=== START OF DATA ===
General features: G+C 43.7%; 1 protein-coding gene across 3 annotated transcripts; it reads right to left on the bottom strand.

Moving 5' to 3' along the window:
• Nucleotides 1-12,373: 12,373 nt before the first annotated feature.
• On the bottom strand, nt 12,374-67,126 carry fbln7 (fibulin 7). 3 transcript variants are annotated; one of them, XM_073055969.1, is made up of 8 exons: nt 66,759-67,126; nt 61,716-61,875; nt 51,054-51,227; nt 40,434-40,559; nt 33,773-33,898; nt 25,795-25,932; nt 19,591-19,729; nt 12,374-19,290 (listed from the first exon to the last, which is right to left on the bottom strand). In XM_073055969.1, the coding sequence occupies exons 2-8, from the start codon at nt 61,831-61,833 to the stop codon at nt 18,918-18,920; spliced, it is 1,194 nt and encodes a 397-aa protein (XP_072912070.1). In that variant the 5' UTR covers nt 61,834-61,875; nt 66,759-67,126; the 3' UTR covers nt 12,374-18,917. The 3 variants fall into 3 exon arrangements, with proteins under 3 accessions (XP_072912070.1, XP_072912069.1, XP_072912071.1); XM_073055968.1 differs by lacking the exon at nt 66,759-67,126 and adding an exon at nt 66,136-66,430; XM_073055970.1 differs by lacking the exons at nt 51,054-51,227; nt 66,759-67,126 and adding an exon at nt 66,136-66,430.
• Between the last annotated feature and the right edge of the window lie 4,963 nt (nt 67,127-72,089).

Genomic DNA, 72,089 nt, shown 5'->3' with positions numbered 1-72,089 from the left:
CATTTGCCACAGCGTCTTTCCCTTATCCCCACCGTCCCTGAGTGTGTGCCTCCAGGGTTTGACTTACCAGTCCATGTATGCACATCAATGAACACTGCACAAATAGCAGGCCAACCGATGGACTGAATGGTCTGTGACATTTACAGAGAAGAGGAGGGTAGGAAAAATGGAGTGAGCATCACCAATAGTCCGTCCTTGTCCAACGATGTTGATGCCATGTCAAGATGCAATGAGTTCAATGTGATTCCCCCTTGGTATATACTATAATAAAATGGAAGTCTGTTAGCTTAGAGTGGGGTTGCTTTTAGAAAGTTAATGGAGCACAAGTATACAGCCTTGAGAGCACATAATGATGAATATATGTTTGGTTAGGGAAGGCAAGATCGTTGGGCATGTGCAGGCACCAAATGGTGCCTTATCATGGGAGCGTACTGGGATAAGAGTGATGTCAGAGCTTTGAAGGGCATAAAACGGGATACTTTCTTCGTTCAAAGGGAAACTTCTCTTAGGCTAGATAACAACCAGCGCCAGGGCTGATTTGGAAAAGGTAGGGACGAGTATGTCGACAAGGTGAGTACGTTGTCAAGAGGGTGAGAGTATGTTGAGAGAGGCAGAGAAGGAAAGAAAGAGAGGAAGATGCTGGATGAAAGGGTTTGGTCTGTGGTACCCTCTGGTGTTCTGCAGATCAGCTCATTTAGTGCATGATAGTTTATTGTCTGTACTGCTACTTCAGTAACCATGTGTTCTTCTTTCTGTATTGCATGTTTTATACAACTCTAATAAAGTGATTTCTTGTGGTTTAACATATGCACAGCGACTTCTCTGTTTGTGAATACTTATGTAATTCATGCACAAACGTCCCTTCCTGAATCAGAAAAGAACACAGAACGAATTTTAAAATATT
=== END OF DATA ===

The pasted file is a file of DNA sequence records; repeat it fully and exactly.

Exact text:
General features: G+C 43.7%; 1 protein-coding gene across 3 annotated transcripts; it reads right to left on the bottom strand.

Moving 5' to 3' along the window:
• Nucleotides 1-12,373: 12,373 nt before the first annotated feature.
• On the bottom strand, nt 12,374-67,126 carry fbln7 (fibulin 7). 3 transcript variants are annotated; one of them, XM_073055969.1, is made up of 8 exons: nt 66,759-67,126; nt 61,716-61,875; nt 51,054-51,227; nt 40,434-40,559; nt 33,773-33,898; nt 25,795-25,932; nt 19,591-19,729; nt 12,374-19,290 (listed from the first exon to the last, which is right to left on the bottom strand). In XM_073055969.1, the coding sequence occupies exons 2-8, from the start codon at nt 61,831-61,833 to the stop codon at nt 18,918-18,920; spliced, it is 1,194 nt and encodes a 397-aa protein (XP_072912070.1). In that variant the 5' UTR covers nt 61,834-61,875; nt 66,759-67,126; the 3' UTR covers nt 12,374-18,917. The 3 variants fall into 3 exon arrangements, with proteins under 3 accessions (XP_072912070.1, XP_072912069.1, XP_072912071.1); XM_073055968.1 differs by lacking the exon at nt 66,759-67,126 and adding an exon at nt 66,136-66,430; XM_073055970.1 differs by lacking the exons at nt 51,054-51,227; nt 66,759-67,126 and adding an exon at nt 66,136-66,430.
• Between the last annotated feature and the right edge of the window lie 4,963 nt (nt 67,127-72,089).

Genomic DNA, 72,089 nt, shown 5'->3' with positions numbered 1-72,089 from the left:
CATTTGCCACAGCGTCTTTCCCTTATCCCCACCGTCCCTGAGTGTGTGCCTCCAGGGTTTGACTTACCAGTCCATGTATGCACATCAATGAACACTGCACAAATAGCAGGCCAACCGATGGACTGAATGGTCTGTGACATTTACAGAGAAGAGGAGGGTAGGAAAAATGGAGTGAGCATCACCAATAGTCCGTCCTTGTCCAACGATGTTGATGCCATGTCAAGATGCAATGAGTTCAATGTGATTCCCCCTTGGTATATACTATAATAAAATGGAAGTCTGTTAGCTTAGAGTGGGGTTGCTTTTAGAAAGTTAATGGAGCACAAGTATACAGCCTTGAGAGCACATAATGATGAATATATGTTTGGTTAGGGAAGGCAAGATCGTTGGGCATGTGCAGGCACCAAATGGTGCCTTATCATGGGAGCGTACTGGGATAAGAGTGATGTCAGAGCTTTGAAGGGCATAAAACGGGATACTTTCTTCGTTCAAAGGGAAACTTCTCTTAGGCTAGATAACAACCAGCGCCAGGGCTGATTTGGAAAAGGTAGGGACGAGTATGTCGACAAGGTGAGTACGTTGTCAAGAGGGTGAGAGTATGTTGAGAGAGGCAGAGAAGGAAAGAAAGAGAGGAAGATGCTGGATGAAAGGGTTTGGTCTGTGGTACCCTCTGGTGTTCTGCAGATCAGCTCATTTAGTGCATGATAGTTTATTGTCTGTACTGCTACTTCAGTAACCATGTGTTCTTCTTTCTGTATTGCATGTTTTATACAACTCTAATAAAGTGATTTCTTGTGGTTTAACATATGCACAGCGACTTCTCTGTTTGTGAATACTTATGTAATTCATGCACAAACGTCCCTTCCTGAATCAGAAAAGAACACAGAACGAATTTTAAAATATT